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Getting (and keeping) the money: Understanding the ICD-10 landscape

November 17, 2014
by Lisette Wright
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As I continue to teach the curriculum, “ICD-10 and DSM-5: Coding, Documentation, and Clinical Diagnostic Criteria Training©” to separate audiences, not much has changed: behavioral health and substance use clinicians, administrators, quality, compliance, and billing offices are not prepared for the ICD-10 transition, slated by CMS to go into effect October 1, 2015. Many persist in thinking that their EHR (electronic health record) or billing clearinghouse will magically take care of everything. Many do not understand how very different the ICD-10 and DSM-5 are from each other.

Virtually no one learned about ICD in graduate schools nor did the novice clinicians of today coming in to your organization. People are toting their purple books to my trainings only to question its reliability in the new world of ICD-10 and usefulness for 5010 healthcare claims moving forward (it is still a great book for other reasons). Many have not realized that the purple book has already been updated. Finally, those top 20 organizational diagnoses are still predominantly “NOS” or “Unspecified” diagnoses when reports are pulled.

Crosswalk not ideal solution

Some behavioral health EHRs are programmed to only offer a DSM diagnosis and the billing office personnel (not certified coders) are then “crosswalking” those codes to ICD-9 (or ICD-10 eventually). Who is assigning the diagnosis then?

Some state Medicaid organizations, county governance boards, and others think that needing to know the differences between the types of BiPolars is not going to be that big of a deal. More concerning are the “ICD-10” trainings out there that do not cover the level of specificity or coding rules that will be required moving forward. Or the DSM-5-only trainings that many people attend thinking they will understand ICD-10.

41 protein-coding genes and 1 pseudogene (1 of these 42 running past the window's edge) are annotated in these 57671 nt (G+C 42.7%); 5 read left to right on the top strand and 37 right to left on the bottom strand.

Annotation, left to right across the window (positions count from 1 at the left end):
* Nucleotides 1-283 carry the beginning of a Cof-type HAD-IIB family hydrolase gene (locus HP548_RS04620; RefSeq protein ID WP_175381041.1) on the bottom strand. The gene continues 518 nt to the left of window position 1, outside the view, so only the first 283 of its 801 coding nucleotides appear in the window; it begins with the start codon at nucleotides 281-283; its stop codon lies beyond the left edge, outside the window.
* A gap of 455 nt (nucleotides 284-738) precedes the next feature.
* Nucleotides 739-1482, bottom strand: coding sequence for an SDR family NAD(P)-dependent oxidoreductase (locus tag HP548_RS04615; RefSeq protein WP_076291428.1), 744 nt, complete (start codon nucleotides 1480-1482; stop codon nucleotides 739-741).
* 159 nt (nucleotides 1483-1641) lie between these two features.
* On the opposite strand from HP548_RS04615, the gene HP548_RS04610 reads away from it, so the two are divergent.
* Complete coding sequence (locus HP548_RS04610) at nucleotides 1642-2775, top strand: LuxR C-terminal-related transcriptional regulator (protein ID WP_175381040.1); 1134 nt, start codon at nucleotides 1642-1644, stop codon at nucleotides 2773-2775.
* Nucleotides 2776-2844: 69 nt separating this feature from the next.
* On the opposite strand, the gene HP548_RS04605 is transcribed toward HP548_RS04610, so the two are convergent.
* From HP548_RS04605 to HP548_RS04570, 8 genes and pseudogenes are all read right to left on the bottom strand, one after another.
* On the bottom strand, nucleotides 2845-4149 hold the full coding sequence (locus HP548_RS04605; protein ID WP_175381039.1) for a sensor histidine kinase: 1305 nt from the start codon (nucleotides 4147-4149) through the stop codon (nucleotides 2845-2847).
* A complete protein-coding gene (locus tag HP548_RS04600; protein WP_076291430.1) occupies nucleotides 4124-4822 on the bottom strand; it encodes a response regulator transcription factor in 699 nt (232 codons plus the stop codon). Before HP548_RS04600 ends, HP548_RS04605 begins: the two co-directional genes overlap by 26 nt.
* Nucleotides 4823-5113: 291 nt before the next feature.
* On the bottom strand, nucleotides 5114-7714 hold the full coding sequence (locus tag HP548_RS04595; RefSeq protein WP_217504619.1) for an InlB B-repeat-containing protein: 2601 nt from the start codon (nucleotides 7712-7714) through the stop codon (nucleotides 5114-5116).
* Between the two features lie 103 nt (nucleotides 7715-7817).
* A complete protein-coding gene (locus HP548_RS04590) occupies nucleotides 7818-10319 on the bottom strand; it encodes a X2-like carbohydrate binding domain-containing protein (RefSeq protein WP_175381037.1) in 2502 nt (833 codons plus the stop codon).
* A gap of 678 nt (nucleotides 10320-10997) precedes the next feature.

My audiences know I am manual agnostic and that I have said all along we will need both code sets moving forward. Does this create a false sense of reassurance because the DSM-5 “contains” ICD-10 codes? We are the only set of healthcare providers in the US that must use two diagnostic code-sets concurrently when ICD-10 goes live. We have a burden on us that others do not have to reconcile. Revamping clinical policies and procedures is non-negotiable moving forward if you want to keep your money. More importantly are the clinical documentation and coding rules that will now be enforced in this industry like never before.

Some specific examples:

  • Some third-party payers will not reimburse for “Other” or “Other Unspecified” codes
  • There are very specific rules about when you can assign an “Unspecified” code
  • F20.9 in the DSM-5 is the single diagnosis for schizophrenia. However, F20.9 in ICD-land is “Schizophrenia, Unspecified.” And what about the 5th coding digit for the 8 different episodes of schizophrenia in the ICD-10 now required?
  • Both the ICD and DSM say to “Code First” any medical condition that contributes to the mental health condition. What is your Policy and Procedure around this documentation requirement?

Whether or not we jump right to ICD-11, everything above still applies. This monumental transition in our industry will not go away with a jump to ICD-11. Payers and auditors are sorting it out on their end too, some very eagerly. There is still time to figure this out. Waiting until September 2015 is not a fiscally-sound option for your organization. 

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Lisette Wright

IT Consulting for Health and Human Services

Lisette Wright

@lisettewrightmn

www.behavioralhealthsolutionsmn.com

Lisette Wright, M.A., LP has over 20 years of experience in the healthcare...